13 thoughts on “Zocalo: Spoiler-free Discussion of “Ceremonies of Light and Dark””

  1. I am fine with this episode. I agree it shouldn’t be considered part of the holy trilogy at all. I think in today’s world Severed Dreams would be a season finale, and Ceremonies would be an excellent 1st ep back.

    While I join in the dislike for the implementation of the main plot line AND the terrible computer joke stuff (which crosses the silly line of it shouldn’t be in such a serious show, it should left to shows like Red Dwarf) – the rest of the character and plot developments (i.e. London & Refa) is the normal fine B5 form.

    So overall for me, this is a fine ep.

      1. Could be worse. A friend of mine back in the day when B5 was airing new episodes always called him Lando. Now there’s an interesting image. Who would out-gamble whom?

  2. Have been listening regularly and rewatching. Love the broadcasts. You were commenting on the annoying personality of the computer which Garibaldi had to try and turn off. I love it. Partly because it brings back memories of Eddie the shipboard computer on the Heart of Gold in Hitch Hikers Guide to the Galaxy. Especially in the original radio series. Remember how The Sirius Cybernetics Corporation gave it that jolly cheer up personality but also that scolding schoolmarm don’t-be-naughty- children voice. To say nothing about the lift/elevator which was bored of travelling just up and down and wanted to experiment with going sideways. How could you not love those scenes with Garibaldi after that.

    1. Hitchhikers is a good comparative point, also Red Dwarf but in several different ways. In episodes from Series 3 onwards this would likely be the central story of an episode; in Series 1 through the toaster it would merely be an entertaining sideline or where the computer tone shifts (literally), does it drive the story – Holly’s Hop Drive and hoho Queeg.

  3. Didn’t River Song get her time travel bracelet by poisoning Dorium Moldover’s drink (well, putting a mini bomb in it) then trading the antidote for the bracelet?

  4. I re-read the first couple of Dune books recently, and the Londo – Refa scene reminded me so much of the court intrigues in Dune, even to poison being the preferred method.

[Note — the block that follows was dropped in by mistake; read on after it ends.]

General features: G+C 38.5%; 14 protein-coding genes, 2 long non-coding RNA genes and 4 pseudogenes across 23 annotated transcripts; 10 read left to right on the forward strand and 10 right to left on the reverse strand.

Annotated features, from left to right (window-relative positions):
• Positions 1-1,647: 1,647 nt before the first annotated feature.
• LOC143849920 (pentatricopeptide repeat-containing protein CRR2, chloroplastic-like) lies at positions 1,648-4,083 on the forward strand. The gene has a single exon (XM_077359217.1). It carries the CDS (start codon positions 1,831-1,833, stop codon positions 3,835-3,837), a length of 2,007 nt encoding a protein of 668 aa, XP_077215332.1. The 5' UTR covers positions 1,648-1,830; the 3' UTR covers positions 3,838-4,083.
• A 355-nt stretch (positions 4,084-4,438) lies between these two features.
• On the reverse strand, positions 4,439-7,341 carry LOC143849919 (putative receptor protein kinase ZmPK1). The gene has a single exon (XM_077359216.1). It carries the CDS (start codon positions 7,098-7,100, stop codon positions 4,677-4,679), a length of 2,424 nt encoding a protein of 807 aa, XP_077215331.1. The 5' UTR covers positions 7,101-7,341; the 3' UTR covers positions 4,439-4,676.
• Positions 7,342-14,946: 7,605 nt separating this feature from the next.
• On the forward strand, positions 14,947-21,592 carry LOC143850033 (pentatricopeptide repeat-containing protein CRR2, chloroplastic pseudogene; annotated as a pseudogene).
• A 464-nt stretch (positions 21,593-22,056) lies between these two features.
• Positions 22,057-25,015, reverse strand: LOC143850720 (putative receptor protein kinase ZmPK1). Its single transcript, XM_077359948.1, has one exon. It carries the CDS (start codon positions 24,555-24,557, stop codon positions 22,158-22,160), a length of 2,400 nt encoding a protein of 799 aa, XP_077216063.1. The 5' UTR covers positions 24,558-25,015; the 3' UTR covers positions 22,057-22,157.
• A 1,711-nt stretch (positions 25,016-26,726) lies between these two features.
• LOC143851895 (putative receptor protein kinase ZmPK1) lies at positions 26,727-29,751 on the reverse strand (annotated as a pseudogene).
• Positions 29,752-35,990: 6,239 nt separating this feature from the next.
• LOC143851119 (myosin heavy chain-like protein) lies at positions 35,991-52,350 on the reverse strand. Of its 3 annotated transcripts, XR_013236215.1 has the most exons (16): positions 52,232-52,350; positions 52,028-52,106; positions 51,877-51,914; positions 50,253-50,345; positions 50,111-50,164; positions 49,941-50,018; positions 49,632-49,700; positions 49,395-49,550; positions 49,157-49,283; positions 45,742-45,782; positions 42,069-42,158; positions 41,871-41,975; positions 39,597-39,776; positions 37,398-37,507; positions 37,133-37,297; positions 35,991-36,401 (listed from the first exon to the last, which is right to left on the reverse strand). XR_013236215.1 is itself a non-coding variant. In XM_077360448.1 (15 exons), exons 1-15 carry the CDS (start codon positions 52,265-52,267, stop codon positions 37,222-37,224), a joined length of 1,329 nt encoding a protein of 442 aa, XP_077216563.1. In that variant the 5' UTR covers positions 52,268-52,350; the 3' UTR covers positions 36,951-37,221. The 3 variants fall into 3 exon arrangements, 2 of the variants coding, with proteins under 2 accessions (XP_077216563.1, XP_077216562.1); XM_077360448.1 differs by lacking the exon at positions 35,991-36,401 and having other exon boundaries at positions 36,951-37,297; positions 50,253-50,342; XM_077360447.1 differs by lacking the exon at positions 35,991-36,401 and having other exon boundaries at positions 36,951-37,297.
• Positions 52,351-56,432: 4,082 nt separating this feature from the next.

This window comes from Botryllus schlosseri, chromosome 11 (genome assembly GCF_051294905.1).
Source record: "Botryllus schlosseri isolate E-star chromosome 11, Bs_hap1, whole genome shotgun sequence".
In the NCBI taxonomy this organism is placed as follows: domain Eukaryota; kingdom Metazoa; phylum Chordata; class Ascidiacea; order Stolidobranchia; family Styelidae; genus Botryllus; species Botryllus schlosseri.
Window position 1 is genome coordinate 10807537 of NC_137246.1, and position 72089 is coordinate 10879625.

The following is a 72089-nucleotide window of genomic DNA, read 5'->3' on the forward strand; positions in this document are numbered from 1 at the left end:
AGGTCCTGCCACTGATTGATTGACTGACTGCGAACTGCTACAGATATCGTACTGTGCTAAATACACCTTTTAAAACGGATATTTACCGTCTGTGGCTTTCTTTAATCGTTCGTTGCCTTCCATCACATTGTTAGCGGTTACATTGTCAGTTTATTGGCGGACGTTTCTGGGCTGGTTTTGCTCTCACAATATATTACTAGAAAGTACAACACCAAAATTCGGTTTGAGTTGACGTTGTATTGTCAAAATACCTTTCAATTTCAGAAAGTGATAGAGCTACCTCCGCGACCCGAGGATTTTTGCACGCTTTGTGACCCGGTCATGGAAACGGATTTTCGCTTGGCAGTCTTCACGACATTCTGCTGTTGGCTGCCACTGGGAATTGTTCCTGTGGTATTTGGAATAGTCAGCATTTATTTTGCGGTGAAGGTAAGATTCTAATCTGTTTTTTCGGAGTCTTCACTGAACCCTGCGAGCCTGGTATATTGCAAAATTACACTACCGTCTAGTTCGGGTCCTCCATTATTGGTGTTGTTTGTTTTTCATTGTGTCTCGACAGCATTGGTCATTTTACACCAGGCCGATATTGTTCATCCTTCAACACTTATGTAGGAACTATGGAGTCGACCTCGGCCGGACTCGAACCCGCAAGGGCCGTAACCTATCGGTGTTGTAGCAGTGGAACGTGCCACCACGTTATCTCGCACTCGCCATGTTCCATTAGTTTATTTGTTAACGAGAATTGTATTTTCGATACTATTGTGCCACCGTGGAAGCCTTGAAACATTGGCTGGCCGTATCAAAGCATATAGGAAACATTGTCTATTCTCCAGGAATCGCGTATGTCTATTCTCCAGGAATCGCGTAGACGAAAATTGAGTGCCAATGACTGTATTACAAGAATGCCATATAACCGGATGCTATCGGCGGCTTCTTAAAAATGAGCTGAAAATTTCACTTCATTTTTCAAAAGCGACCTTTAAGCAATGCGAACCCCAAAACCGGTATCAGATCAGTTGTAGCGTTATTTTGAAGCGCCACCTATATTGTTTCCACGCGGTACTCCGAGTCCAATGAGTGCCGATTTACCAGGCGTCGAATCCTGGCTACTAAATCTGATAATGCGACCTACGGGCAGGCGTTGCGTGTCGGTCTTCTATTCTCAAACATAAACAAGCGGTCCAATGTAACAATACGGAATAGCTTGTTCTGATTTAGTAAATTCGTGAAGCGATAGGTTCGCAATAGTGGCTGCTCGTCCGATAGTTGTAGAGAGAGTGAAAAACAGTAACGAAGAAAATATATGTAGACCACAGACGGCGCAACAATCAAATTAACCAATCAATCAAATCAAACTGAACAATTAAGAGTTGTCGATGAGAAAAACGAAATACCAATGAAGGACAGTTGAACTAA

Just me? Anyone else think Dune was an influence?

  5. Great review of the episode, you hit all of the major themes, but I think you missed the biggest one: this episode is basically a rebirth of Babylon 5 the series. The uniforms are the most visible part of it, but many of the themes of the show have been upended by the previous trilogy.

    The biggest clue for me? The very last line, Sheridan proclaiming that B5 is “open for business.” That’s the EXACT same thing that Laurel Takashima said at the end of “The Gathering”! That can’t be a coincidence.

    1. Yeah, this is something that’s was brought up in the Spoiler threads when discussing if this episode whould be part of the “holy trilogy.” Ceremonies of Light and Dark is the exact midpoint for the series and in many ways can be seen as the beginning of “Babylon 5 – 2.0.”

      And without getting into too much detail in the spoiler free zone, lets just say that given JMS’s original outline from the script books this concept would not be without precedent.

      So yes, I think the “Open for busniess” parelel is quite deliberate.

    2. The uniforms were a very important visual cue for JMS to represent the shift in the story, and the design was started almost a year earlier to get it just right.

      DP (Director of Photography) John Flinn’s direction was mentioned. This was actually fourth episode so far that he directed, and he was also DP in three of them. First one was TKO, and it was the one where he was a sort of replacement. The episode was originally planned for Jim Johnston, who had a vision how to do fight scenes properly with the tight resources they had. However, when the episode’s turn came Johnston was going to direct the previous episode in production order, Babylon Squared, and because of how the production was run no director could do two episodes back-to-back, unless they were a two-parter. Flinn had wanted to direct so he ended up taking a shot. His second episode was Soul Mates. Third one was ever so brilliant The Long, Twilight Struggle, one of my top three episodes in the entire series, which was also done with a different DP, Fred V. Murphy. Murphy did eight out of 110 B5 episodes, with Flinn doing all the rest.

      Kim Strauss, one of the most common faces in the alien actor team, was also seen completely without makeup in his very first appearance in Points of Departure, where he was a Starfury pilot talking with Keffer, credited as “Ensign”.

  6. Regarding the annoying computer A.I., you have to remember that the era this was written in was during the Windows 95 period of personal computing. Rebooting the computer was sometimes risky, BSODs, IRQ conflicts (kids, ask your parents), and general device driver problems. Writing a “computers are stupid and unpredictable” story line was probably pretty easy.

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